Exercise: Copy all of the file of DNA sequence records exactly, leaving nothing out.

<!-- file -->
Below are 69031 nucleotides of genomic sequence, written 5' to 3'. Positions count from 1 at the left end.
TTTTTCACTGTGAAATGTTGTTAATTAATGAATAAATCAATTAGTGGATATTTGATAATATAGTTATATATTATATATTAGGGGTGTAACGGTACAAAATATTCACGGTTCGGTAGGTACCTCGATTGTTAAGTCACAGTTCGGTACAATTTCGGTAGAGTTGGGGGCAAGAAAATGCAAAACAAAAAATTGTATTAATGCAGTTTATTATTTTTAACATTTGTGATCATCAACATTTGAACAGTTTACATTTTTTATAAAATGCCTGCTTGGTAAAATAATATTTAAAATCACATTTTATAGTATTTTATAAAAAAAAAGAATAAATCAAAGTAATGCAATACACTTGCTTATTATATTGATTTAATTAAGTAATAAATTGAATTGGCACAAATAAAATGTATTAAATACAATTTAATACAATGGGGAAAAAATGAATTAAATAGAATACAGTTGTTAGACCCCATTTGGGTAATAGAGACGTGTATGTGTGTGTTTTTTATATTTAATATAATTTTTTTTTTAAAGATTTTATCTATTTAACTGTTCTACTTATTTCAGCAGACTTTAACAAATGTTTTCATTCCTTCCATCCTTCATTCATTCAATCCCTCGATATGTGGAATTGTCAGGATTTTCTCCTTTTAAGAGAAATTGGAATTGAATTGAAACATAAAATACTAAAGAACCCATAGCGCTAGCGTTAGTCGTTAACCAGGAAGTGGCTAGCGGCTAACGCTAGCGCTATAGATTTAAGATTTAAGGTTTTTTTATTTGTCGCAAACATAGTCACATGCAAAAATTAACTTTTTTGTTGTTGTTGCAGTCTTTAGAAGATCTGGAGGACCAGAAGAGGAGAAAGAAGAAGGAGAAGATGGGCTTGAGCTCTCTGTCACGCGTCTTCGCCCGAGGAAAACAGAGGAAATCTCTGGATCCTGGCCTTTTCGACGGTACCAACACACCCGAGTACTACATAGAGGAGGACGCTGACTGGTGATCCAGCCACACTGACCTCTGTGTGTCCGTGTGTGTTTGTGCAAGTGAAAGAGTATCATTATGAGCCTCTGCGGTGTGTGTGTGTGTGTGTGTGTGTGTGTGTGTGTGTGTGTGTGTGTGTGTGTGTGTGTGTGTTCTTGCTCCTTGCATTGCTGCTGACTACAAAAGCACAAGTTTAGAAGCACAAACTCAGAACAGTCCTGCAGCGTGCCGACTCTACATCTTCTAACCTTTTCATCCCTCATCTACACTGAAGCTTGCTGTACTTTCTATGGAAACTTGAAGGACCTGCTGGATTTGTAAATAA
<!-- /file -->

Below are 69031 nucleotides of genomic sequence, written 5' to 3'. Positions count from 1 at the left end.
TTTTTCACTGTGAAATGTTGTTAATTAATGAATAAATCAATTAGTGGATATTTGATAATATAGTTATATATTATATATTAGGGGTGTAACGGTACAAAATATTCACGGTTCGGTAGGTACCTCGATTGTTAAGTCACAGTTCGGTACAATTTCGGTAGAGTTGGGGGCAAGAAAATGCAAAACAAAAAATTGTATTAATGCAGTTTATTATTTTTAACATTTGTGATCATCAACATTTGAACAGTTTACATTTTTTATAAAATGCCTGCTTGGTAAAATAATATTTAAAATCACATTTTATAGTATTTTATAAAAAAAAAGAATAAATCAAAGTAATGCAATACACTTGCTTATTATATTGATTTAATTAAGTAATAAATTGAATTGGCACAAATAAAATGTATTAAATACAATTTAATACAATGGGGAAAAAATGAATTAAATAGAATACAGTTGTTAGACCCCATTTGGGTAATAGAGACGTGTATGTGTGTGTTTTTTATATTTAATATAATTTTTTTTTTAAAGATTTTATCTATTTAACTGTTCTACTTATTTCAGCAGACTTTAACAAATGTTTTCATTCCTTCCATCCTTCATTCATTCAATCCCTCGATATGTGGAATTGTCAGGATTTTCTCCTTTTAAGAGAAATTGGAATTGAATTGAAACATAAAATACTAAAGAACCCATAGCGCTAGCGTTAGTCGTTAACCAGGAAGTGGCTAGCGGCTAACGCTAGCGCTATAGATTTAAGATTTAAGGTTTTTTTATTTGTCGCAAACATAGTCACATGCAAAAATTAACTTTTTTGTTGTTGTTGCAGTCTTTAGAAGATCTGGAGGACCAGAAGAGGAGAAAGAAGAAGGAGAAGATGGGCTTGAGCTCTCTGTCACGCGTCTTCGCCCGAGGAAAACAGAGGAAATCTCTGGATCCTGGCCTTTTCGACGGTACCAACACACCCGAGTACTACATAGAGGAGGACGCTGACTGGTGATCCAGCCACACTGACCTCTGTGTGTCCGTGTGTGTTTGTGCAAGTGAAAGAGTATCATTATGAGCCTCTGCGGTGTGTGTGTGTGTGTGTGTGTGTGTGTGTGTGTGTGTGTGTGTGTGTGTGTGTGTGTGTGTTCTTGCTCCTTGCATTGCTGCTGACTACAAAAGCACAAGTTTAGAAGCACAAACTCAGAACAGTCCTGCAGCGTGCCGACTCTACATCTTCTAACCTTTTCATCCCTCATCTACACTGAAGCTTGCTGTACTTTCTATGGAAACTTGAAGGACCTGCTGGATTTGTAAATAA